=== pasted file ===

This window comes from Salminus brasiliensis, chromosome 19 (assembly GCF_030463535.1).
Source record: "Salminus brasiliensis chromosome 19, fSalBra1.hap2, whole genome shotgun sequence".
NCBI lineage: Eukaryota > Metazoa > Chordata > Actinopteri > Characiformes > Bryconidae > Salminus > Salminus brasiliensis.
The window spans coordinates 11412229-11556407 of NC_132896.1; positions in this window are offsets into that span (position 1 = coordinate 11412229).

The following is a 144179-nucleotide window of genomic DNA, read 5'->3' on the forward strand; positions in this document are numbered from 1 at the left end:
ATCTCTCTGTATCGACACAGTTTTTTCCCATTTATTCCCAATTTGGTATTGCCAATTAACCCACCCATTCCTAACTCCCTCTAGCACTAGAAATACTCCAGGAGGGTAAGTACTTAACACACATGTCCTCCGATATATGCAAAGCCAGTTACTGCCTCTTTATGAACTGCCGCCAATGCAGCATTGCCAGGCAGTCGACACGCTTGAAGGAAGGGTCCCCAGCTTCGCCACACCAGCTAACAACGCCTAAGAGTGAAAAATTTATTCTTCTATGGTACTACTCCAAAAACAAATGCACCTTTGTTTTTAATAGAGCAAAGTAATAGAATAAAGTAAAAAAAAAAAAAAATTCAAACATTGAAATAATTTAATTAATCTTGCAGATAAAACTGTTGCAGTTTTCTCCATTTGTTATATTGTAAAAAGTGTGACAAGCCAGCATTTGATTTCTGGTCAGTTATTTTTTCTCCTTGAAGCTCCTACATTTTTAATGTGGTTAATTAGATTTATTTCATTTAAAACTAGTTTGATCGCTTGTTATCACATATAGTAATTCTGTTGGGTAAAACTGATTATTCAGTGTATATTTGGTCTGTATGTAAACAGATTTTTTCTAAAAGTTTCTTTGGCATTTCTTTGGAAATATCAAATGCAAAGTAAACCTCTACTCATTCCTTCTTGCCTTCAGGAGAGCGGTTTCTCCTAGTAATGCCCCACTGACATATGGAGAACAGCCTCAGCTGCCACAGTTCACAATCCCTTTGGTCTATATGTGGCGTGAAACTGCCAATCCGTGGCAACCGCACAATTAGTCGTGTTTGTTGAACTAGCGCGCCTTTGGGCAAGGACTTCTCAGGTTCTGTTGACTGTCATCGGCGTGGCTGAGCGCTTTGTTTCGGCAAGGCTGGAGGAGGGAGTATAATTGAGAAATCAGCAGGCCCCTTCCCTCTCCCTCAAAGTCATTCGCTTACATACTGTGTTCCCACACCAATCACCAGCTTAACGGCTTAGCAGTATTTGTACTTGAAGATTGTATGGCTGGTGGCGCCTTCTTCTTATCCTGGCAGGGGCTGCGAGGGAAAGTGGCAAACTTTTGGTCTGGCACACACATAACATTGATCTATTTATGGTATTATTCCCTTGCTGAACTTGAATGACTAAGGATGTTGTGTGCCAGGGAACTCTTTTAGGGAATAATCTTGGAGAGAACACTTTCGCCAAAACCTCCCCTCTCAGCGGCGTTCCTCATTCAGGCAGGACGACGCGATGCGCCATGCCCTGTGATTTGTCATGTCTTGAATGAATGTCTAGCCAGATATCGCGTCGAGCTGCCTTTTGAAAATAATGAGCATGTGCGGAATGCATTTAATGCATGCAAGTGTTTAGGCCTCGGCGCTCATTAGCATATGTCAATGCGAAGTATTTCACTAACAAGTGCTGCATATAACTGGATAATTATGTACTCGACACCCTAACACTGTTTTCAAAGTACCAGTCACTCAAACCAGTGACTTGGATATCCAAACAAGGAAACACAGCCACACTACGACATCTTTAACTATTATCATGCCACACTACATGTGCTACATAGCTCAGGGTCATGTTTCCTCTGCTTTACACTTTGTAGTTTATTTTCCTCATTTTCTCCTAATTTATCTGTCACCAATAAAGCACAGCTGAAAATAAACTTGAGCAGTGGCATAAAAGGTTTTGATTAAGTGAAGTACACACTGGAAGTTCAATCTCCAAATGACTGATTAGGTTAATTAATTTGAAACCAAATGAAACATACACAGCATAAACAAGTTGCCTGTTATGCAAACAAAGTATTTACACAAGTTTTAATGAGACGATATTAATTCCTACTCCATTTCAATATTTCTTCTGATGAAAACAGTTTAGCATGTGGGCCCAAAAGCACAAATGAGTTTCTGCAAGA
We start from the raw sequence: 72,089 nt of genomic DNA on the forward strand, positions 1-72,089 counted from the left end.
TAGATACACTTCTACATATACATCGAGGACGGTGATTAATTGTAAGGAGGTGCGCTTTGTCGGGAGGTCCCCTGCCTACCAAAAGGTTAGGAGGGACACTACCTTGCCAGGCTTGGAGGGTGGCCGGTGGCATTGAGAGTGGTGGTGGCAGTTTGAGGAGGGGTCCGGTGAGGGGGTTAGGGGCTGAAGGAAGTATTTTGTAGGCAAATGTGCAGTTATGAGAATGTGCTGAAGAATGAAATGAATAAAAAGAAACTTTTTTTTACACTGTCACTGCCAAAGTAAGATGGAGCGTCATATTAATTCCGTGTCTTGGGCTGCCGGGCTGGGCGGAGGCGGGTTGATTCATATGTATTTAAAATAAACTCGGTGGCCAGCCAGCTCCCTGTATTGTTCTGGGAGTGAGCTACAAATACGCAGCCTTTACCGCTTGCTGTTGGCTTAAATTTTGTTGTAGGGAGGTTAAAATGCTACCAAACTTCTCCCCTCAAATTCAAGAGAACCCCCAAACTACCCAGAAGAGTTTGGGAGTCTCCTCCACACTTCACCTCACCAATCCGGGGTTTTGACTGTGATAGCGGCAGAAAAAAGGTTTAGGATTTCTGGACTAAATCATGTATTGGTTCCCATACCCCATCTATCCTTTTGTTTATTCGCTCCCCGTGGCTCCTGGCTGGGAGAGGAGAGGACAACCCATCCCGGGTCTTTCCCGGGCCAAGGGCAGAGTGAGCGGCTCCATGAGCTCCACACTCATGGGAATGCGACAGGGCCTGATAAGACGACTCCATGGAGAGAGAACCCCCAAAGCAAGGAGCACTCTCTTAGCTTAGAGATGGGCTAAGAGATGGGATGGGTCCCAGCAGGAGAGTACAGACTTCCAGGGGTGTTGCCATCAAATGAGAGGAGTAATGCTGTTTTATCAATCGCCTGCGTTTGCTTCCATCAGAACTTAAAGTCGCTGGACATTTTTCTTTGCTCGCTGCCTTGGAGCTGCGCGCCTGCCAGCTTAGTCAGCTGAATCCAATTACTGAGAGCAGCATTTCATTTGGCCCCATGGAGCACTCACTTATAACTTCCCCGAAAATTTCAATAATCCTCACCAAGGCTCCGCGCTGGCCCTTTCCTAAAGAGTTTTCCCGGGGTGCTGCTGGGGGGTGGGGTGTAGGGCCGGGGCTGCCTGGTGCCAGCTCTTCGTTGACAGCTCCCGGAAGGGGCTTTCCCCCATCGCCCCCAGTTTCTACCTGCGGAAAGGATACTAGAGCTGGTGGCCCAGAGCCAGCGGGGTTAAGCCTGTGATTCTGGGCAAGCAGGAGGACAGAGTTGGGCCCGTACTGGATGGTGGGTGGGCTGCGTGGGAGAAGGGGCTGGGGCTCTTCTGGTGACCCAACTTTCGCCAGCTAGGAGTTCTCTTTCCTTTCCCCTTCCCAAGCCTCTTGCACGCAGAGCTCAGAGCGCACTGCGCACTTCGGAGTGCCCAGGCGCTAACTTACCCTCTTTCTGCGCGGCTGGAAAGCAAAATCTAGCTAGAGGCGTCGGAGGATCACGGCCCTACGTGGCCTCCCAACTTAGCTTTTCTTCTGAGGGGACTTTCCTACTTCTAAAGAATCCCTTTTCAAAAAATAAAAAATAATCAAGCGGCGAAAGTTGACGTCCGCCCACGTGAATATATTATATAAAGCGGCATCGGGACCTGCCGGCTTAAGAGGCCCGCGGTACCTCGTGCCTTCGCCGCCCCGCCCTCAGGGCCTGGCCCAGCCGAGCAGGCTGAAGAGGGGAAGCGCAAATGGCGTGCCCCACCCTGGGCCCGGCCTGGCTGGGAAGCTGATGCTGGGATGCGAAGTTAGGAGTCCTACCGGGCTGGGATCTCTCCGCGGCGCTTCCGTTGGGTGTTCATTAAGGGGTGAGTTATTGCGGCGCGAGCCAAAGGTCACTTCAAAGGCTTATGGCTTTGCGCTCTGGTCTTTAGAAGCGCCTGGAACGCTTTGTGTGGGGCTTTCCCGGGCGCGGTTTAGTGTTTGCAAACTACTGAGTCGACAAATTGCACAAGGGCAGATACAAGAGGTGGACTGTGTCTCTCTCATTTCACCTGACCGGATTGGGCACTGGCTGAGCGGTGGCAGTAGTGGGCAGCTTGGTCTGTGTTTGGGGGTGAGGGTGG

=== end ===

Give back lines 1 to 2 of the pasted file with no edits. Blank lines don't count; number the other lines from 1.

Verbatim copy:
This window comes from Salminus brasiliensis, chromosome 19 (assembly GCF_030463535.1).
Source record: "Salminus brasiliensis chromosome 19, fSalBra1.hap2, whole genome shotgun sequence".